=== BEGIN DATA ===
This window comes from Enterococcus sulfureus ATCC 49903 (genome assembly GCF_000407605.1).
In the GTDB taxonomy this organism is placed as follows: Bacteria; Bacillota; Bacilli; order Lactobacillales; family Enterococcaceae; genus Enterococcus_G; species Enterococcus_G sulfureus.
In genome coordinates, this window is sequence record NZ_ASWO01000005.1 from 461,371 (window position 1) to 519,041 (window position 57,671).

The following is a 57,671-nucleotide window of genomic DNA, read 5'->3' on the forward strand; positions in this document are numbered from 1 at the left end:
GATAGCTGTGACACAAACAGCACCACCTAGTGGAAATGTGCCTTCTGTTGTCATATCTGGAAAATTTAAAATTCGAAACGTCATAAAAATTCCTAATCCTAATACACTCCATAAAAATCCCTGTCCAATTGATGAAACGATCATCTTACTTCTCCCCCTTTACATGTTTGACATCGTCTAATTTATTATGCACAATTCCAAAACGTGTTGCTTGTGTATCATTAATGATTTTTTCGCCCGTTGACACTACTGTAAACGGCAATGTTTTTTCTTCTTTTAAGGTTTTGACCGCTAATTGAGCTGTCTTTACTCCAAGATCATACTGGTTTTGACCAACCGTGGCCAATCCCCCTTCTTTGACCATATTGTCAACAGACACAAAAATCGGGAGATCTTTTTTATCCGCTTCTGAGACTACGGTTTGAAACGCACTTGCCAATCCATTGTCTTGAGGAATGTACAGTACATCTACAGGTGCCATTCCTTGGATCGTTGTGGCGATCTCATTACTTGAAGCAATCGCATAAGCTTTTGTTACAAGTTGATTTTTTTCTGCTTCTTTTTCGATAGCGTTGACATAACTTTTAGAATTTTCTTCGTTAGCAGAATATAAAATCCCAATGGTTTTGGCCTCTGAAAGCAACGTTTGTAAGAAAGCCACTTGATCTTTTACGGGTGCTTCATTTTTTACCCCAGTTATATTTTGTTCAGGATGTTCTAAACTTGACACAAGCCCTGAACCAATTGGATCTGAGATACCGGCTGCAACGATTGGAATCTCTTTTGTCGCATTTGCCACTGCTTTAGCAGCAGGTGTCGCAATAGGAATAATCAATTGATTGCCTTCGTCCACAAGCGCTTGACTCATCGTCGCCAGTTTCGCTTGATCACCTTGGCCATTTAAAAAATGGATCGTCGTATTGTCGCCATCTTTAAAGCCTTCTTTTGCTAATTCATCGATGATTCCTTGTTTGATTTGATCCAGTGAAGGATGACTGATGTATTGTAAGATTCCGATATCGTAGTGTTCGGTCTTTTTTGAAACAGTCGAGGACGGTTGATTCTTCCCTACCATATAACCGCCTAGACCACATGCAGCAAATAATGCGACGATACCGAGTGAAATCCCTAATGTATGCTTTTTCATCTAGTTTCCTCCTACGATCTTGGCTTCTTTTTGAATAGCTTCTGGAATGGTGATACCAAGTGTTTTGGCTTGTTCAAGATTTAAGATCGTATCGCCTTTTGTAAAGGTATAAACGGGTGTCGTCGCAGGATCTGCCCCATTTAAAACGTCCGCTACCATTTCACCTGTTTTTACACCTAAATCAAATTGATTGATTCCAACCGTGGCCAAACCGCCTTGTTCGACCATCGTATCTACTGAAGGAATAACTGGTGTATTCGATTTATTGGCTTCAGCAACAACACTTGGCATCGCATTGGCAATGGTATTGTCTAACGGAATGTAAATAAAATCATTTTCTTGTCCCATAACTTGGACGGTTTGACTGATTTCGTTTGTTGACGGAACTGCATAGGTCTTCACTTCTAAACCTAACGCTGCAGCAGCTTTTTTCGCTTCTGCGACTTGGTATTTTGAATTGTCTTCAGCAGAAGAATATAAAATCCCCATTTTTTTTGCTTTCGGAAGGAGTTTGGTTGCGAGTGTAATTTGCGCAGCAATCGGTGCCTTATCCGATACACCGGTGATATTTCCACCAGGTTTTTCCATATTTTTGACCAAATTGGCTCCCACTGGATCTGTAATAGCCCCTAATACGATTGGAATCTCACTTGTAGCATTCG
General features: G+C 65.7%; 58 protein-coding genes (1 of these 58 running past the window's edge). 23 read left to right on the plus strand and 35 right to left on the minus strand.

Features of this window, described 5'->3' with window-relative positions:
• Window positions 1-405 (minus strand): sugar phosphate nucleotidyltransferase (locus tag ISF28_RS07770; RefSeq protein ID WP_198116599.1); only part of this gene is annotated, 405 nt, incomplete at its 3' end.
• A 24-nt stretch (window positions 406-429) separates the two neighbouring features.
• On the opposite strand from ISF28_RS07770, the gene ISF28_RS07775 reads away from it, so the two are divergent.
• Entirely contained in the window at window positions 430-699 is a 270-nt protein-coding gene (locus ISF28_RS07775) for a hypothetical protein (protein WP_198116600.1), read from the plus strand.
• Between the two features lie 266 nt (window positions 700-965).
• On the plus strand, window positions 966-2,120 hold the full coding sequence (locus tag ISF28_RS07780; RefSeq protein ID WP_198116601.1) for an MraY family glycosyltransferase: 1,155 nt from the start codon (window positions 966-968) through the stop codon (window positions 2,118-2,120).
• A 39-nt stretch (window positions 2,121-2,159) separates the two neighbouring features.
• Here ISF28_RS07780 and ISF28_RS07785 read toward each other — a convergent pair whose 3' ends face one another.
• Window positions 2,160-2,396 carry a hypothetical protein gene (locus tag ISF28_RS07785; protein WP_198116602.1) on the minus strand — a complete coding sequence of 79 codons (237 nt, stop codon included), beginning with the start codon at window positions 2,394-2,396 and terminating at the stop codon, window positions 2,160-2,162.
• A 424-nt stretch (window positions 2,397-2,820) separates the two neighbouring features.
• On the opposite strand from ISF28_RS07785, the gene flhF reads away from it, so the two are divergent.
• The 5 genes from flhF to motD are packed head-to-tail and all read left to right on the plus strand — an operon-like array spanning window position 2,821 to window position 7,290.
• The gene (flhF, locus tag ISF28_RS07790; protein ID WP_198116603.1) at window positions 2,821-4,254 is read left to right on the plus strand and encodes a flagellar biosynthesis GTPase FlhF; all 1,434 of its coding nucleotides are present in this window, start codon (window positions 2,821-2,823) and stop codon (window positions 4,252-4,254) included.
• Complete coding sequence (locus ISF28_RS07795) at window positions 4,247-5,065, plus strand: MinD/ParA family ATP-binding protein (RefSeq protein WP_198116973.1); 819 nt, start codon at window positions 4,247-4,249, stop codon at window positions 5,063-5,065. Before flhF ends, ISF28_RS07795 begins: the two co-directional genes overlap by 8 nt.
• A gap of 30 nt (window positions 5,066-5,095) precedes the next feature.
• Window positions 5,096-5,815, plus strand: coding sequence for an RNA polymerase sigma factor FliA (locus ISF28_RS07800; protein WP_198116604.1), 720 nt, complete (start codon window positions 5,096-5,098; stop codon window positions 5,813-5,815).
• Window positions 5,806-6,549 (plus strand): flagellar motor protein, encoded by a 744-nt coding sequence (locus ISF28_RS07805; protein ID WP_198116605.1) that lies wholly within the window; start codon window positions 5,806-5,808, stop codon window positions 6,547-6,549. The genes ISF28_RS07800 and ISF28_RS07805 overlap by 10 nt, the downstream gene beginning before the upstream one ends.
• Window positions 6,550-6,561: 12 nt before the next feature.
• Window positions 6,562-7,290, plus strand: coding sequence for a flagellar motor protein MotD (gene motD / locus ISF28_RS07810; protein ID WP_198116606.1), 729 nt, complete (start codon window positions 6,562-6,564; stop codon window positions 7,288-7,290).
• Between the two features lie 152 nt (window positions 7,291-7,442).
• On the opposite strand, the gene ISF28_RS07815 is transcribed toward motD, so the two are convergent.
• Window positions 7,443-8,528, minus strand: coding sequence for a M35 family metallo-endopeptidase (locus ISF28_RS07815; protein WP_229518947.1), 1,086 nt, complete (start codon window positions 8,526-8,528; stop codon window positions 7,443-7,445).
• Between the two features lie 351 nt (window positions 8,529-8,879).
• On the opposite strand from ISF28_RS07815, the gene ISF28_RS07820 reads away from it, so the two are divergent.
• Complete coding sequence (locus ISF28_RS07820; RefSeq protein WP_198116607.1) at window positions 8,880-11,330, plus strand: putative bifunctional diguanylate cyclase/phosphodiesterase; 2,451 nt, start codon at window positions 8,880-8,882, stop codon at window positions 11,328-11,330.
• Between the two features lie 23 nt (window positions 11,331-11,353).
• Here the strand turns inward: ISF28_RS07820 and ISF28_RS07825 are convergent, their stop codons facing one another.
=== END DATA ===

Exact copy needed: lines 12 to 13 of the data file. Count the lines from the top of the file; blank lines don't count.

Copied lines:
• Between the two features lie 266 nt (window positions 700-965).
• On the plus strand, window positions 966-2,120 hold the full coding sequence (locus tag ISF28_RS07780; RefSeq protein ID WP_198116601.1) for an MraY family glycosyltransferase: 1,155 nt from the start codon (window positions 966-968) through the stop codon (window positions 2,118-2,120).